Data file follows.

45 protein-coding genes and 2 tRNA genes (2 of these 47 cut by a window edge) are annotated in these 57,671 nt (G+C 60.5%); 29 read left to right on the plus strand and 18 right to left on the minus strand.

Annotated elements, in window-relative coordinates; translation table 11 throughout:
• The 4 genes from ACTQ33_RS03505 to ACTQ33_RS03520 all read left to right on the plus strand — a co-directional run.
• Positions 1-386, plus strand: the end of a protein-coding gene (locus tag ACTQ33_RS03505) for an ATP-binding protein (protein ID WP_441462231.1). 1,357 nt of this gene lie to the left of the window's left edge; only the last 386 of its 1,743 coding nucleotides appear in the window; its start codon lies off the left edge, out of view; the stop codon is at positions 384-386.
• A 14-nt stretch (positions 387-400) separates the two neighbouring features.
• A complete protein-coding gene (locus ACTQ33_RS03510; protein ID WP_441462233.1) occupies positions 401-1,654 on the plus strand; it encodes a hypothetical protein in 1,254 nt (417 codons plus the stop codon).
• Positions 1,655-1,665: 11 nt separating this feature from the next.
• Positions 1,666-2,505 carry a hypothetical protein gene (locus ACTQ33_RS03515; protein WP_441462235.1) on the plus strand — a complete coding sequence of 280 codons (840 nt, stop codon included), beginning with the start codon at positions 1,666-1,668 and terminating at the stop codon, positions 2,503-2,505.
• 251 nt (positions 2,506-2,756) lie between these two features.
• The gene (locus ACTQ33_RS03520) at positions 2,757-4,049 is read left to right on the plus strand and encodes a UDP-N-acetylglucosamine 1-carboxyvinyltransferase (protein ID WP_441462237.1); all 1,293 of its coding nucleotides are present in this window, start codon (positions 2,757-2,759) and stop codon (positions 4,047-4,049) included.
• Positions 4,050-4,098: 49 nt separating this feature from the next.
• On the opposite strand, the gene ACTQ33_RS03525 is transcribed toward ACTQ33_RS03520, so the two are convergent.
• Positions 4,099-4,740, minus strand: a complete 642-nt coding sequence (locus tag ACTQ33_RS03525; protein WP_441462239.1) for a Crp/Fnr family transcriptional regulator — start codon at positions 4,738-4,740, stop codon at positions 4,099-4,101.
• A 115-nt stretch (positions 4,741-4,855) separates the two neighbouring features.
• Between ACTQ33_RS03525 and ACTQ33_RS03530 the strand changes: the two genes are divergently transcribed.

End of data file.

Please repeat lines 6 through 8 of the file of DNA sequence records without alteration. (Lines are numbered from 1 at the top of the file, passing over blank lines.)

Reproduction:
• A complete protein-coding gene (locus ACTQ33_RS03510; protein ID WP_441462233.1) occupies positions 401-1,654 on the plus strand; it encodes a hypothetical protein in 1,254 nt (417 codons plus the stop codon).
• Positions 1,655-1,665: 11 nt separating this feature from the next.
• Positions 1,666-2,505 carry a hypothetical protein gene (locus ACTQ33_RS03515; protein WP_441462235.1) on the plus strand — a complete coding sequence of 280 codons (840 nt, stop codon included), beginning with the start codon at positions 1,666-1,668 and terminating at the stop codon, positions 2,503-2,505.